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Library Book Care with Mo Willems’ Pigeon

  Finding creative ways to teach library book care is always on my mind at this time of year, and what better way to grab students’ attention than to use a favorite book character?  If your students love Mo Willems’ Pigeon as much as mine do, this lesson will be a winner in your library!

I begin the class by sharing the book Don’t Let the Pigeon Drive the Bus by Mo Willems.  (Even though most students have heard the story before, they’ll enjoy hearing it again.)  Then we discuss why the bus driver doesn’t want the pigeon driving his bus, and whether or not the Pigeon is trustworthy.  (Spoiler alert: He’s not!!!)  Next we watch the YouTube video “Don’t Let the Pigeon Touch the Books” twice; once straight through, and then again with me pausing it after each “scene” so we can discuss what the Pigeon is doing wrong.  We conclude the lesson with each student sharing one thing he or she will or won’t do to take care of books this year.

This is the only book care lesson I’ve ever done that has had kids screaming “Again, again!” at the end of it – music to a librarian’s ears!  Take a look at “Don’t Let the Pigeon Touch the Books” and judge for yourself!

Helpful Resources:

 

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A Perfectly Messed Up Story to Teach Book Care

It’s that time of year when school librarians start to think about resources we can use for teaching book care to our students.  Here’s a great read-aloud that gets the message across in a humorous way, and it’s sure to leave kids feeling a bit more empathetic toward those of us who fret about smudged, wrinkled, stained, and torn books!

perfectly messed up story   A Perfectly Messed-Up Story by Patrick McDonnell

Little Louie is so excited about the story he wants to tell, but when first a jelly blob and then a peanut butter glob land on his beautiful pages, he is outraged that someone is being so careless with his book.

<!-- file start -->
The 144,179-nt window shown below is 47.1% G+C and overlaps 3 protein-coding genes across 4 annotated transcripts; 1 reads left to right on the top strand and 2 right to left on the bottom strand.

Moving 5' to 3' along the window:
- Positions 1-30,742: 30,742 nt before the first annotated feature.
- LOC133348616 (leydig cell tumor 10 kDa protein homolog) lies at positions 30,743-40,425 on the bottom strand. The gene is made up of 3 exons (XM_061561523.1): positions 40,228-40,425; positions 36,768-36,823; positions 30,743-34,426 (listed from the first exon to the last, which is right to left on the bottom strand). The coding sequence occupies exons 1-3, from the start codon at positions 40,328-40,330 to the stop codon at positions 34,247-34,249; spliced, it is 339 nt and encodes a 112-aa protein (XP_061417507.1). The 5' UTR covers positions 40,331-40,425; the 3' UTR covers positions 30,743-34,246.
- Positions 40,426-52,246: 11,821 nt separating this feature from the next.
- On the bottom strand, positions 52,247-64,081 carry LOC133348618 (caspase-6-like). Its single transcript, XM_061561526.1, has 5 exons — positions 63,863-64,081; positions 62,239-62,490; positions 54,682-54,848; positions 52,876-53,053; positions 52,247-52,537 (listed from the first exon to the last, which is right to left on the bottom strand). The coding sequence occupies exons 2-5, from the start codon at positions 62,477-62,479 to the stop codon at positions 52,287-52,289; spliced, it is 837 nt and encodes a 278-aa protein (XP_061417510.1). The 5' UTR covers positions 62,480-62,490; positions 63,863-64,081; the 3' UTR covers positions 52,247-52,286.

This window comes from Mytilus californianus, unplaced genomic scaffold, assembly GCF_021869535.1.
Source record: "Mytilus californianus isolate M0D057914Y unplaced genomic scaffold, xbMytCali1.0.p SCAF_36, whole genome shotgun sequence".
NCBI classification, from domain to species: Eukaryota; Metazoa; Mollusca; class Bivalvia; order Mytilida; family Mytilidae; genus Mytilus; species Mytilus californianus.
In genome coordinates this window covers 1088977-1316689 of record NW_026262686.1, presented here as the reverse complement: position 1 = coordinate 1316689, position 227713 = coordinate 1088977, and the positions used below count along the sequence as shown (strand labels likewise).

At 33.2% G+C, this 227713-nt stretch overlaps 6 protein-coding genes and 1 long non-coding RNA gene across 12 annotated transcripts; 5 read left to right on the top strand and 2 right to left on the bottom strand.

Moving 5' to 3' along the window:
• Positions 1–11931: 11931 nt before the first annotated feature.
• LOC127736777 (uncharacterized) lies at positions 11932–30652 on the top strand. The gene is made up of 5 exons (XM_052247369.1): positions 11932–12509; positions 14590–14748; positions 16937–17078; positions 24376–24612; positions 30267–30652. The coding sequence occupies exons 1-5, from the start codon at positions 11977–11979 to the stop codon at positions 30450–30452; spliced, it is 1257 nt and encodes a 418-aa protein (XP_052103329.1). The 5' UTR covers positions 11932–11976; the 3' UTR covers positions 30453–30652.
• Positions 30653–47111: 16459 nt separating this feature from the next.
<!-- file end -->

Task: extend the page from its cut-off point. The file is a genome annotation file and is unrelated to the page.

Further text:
Page from A PERFECTLY MESSSED UP STORY by Patrick McDonnell

Page from A PERFECTLY MESSSED UP STORY by Patrick McDonnell

Orange juice stains, fingerprints,scribbles — keep calm, Librarians! — will no one respect Louie’s story?  He eventually comes to realize that we can enjoy books (and life in general) in spite of any imperfections that intrude.

McDonnell (winner of a Caldecott Honor medal for Me . . . Jane) has created a thoroughly charming character in Louie, and there’s no doubt that as a book loverI have found a soul mate in him!  In Louie’s own words: “We need to show some respect here. Books are important. They teach us stuff and they inspire us.”

And I love that I can use this book to share three different messages with my students: 1) Please take care of your library books!, 2) Even if someone else didn’t take good care of a book, you can still enjoy the story, and 3) Don’t let a little “jelly” spoil your good times.  (In that respect it reminds me of Pete the Cat: I Love My White Shoes by Eric Litwin!)

No wonder this book received a starred review from both Kirkus and Publisher’s Weekly!

What book(s) do you use to emphasize book care with your students?  Tell us about them in the comments or tweet me @LibraryLoriJune

Helpful Resources: